Modelling Carbon Emissions in Calluna vulgaris – Dominated Ecosystems when Prescribed Burning and Wildfires Interact
Biomass accumulation curves (solid lines) for the above-ground biomass of (a) Calluna and (b) litter depending on the elapsed time since the last burn and for different sites in Great Britain. Dotted lines indicate the standard deviations of the curves.
© Copyright Policy
Related In: Results  -  Collection

License
Show All Figures
getmorefigures.php?uid=PMC5120849&req=5

pone.0167137.g002: Biomass accumulation curves (solid lines) for the above-ground biomass of (a) Calluna and (b) litter depending on the elapsed time since the last burn and for different sites in Great Britain. Dotted lines indicate the standard deviations of the curves.
Mentions: Above-ground biomass accumulation patterns through time since last burn differed between sites (Fig 2A). These differences, however, were not ordered along the north-south gradient. Moor House, one of the sites with colder temperatures and higher precipitation, had the lowest Calluna biomass values, and grew slowly until it reached 20 years after fire with an asymptote around 8 t ha-1. Surprisingly, the two sites at the extremes of the climatic gradient (Kerloch and Dorset) showed intermediate and similar accumulations; growth occurred over the first 20 years until an asymptote around 20 t ha-1was achieved approximately 25 years after fire. These two sites were also those that regenerated more quickly and reached the greatest biomass values quicker after fire. Calluna biomass at Howden, the site ranked as the second warmest and driest (after Dorset) had the greatest biomass, increasing linearly until ca. 35 t ha-1was measured 50 years after fire.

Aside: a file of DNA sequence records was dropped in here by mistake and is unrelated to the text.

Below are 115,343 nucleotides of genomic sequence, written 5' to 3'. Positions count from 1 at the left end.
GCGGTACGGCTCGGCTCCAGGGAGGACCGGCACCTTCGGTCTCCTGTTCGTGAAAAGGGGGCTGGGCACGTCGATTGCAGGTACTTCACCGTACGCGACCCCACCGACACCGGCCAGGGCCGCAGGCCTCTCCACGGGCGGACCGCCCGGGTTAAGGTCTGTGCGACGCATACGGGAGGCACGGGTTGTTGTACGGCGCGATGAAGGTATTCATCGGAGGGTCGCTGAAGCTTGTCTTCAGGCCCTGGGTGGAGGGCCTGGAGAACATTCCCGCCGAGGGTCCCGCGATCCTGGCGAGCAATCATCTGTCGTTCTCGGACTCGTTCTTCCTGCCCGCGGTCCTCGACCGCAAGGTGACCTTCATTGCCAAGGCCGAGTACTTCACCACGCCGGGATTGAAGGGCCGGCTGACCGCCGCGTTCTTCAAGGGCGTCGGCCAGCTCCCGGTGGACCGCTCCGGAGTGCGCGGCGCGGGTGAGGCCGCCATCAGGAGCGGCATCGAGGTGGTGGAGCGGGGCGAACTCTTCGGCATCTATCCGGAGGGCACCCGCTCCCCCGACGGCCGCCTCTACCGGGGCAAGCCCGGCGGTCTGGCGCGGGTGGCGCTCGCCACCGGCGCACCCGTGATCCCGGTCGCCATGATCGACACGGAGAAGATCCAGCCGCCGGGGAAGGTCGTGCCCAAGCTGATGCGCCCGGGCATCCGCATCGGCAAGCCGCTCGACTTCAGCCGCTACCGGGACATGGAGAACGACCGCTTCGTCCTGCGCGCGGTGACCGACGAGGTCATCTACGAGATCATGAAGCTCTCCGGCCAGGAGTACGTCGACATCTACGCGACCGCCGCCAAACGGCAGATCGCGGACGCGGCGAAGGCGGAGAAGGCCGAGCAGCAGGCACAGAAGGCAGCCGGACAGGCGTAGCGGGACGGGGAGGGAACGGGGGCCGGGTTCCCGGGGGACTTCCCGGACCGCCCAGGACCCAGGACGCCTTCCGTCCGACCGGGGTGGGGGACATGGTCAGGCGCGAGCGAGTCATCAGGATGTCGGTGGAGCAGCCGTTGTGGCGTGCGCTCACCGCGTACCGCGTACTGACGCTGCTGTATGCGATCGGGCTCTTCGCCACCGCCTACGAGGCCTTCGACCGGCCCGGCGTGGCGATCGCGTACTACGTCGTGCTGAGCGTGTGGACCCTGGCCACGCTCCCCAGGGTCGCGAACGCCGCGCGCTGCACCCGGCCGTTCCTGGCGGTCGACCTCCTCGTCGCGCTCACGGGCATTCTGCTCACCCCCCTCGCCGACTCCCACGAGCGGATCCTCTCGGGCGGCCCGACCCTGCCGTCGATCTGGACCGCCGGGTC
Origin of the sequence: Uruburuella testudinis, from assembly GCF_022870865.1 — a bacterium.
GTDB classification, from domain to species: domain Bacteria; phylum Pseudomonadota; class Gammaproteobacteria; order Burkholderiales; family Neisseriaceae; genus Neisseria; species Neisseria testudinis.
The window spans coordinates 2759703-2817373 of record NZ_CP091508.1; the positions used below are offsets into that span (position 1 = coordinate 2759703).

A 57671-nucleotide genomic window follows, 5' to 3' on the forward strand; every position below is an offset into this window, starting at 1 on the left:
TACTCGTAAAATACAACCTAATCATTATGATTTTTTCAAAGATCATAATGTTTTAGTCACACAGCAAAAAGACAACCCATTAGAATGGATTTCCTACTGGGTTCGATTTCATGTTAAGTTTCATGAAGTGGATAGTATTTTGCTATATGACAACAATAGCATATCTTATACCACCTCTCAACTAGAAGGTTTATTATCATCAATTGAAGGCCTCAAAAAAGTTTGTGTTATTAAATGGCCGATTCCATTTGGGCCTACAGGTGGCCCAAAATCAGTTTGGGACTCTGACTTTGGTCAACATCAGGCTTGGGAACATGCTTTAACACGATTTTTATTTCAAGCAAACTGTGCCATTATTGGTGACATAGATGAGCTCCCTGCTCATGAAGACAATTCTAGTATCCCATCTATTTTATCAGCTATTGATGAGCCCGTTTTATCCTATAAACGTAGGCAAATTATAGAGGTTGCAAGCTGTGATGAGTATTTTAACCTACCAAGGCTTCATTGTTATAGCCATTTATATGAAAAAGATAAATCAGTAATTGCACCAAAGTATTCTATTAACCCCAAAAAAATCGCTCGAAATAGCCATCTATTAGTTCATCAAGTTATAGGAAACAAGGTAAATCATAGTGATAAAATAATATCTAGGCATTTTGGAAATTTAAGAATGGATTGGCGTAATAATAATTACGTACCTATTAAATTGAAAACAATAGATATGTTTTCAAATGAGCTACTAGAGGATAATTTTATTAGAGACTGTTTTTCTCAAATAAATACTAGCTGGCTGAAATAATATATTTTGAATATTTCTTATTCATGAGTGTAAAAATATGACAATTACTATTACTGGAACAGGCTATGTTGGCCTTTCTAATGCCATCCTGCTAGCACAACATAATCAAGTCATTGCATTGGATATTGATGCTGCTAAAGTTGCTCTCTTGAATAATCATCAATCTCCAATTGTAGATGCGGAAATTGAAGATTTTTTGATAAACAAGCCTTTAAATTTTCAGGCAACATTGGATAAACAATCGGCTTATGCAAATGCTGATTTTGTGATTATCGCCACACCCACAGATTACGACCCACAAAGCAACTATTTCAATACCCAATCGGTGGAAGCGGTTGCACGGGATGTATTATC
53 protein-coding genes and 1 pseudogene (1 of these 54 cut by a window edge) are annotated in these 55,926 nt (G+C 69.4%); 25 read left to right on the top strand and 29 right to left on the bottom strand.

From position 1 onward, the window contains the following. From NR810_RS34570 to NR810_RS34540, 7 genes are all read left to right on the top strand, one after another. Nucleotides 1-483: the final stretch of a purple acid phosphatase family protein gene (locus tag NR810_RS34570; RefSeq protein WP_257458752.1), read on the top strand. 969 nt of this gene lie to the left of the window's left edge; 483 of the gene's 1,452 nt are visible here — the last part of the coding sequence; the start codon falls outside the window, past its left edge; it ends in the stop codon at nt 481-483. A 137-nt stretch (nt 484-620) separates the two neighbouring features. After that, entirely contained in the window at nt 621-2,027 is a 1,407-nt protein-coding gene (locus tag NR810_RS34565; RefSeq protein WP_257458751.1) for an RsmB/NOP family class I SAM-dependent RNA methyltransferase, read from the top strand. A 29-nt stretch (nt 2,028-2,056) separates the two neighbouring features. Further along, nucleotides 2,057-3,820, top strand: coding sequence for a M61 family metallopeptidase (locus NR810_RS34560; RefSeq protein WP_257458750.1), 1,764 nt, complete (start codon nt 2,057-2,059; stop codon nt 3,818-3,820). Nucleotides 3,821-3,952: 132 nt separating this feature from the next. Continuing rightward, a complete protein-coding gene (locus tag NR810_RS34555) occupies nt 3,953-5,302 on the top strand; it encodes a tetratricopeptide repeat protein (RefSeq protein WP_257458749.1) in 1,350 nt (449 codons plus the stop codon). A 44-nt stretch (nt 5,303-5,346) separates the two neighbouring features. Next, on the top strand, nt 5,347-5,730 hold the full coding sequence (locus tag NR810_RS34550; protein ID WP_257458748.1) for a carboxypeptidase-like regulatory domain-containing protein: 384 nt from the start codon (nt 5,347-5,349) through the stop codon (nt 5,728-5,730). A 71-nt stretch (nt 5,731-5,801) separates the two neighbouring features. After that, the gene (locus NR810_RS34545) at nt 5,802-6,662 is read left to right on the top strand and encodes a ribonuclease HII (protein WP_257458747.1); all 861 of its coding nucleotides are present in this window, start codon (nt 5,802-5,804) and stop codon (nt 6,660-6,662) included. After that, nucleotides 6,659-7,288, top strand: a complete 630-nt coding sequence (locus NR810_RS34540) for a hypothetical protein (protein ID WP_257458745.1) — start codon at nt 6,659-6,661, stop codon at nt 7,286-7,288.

View Article: PubMed Central - PubMed

ABSTRACT

A present challenge in fire ecology is to optimize management techniques so that ecological services are maximized and C emissions minimized. Here, we modeled the effects of different prescribed-burning rotation intervals and wildfires on carbon emissions (present and future) in British moorlands. Biomass-accumulation curves from four Calluna-dominated ecosystems along a north-south gradient in Great Britain were calculated and used within a matrix-model based on Markov Chains to calculate above-ground biomass-loads and annual C emissions under different prescribed-burning rotation intervals. Additionally, we assessed the interaction of these parameters with a decreasing wildfire return intervals. We observed that litter accumulation patterns varied between sites. Northern sites (colder and wetter) accumulated lower amounts of litter with time than southern sites (hotter and drier). The accumulation patterns of the living vegetation dominated by Calluna were determined by site-specific conditions. The optimal prescribed-burning rotation interval for minimizing annual carbon emissions also differed between sites: the optimal rotation interval for northern sites was between 30 and 50 years, whereas for southern sites a hump-backed relationship was found with the optimal interval either between 8 to 10 years or between 30 to 50 years. Increasing wildfire frequency interacted with prescribed-burning rotation intervals by both increasing C emissions and modifying the optimum prescribed-burning interval for minimum C emission. This highlights the importance of studying site-specific biomass accumulation patterns with respect to environmental conditions for identifying suitable fire-rotation intervals to minimize C emissions.

No MeSH data available.


Related in: MedlinePlus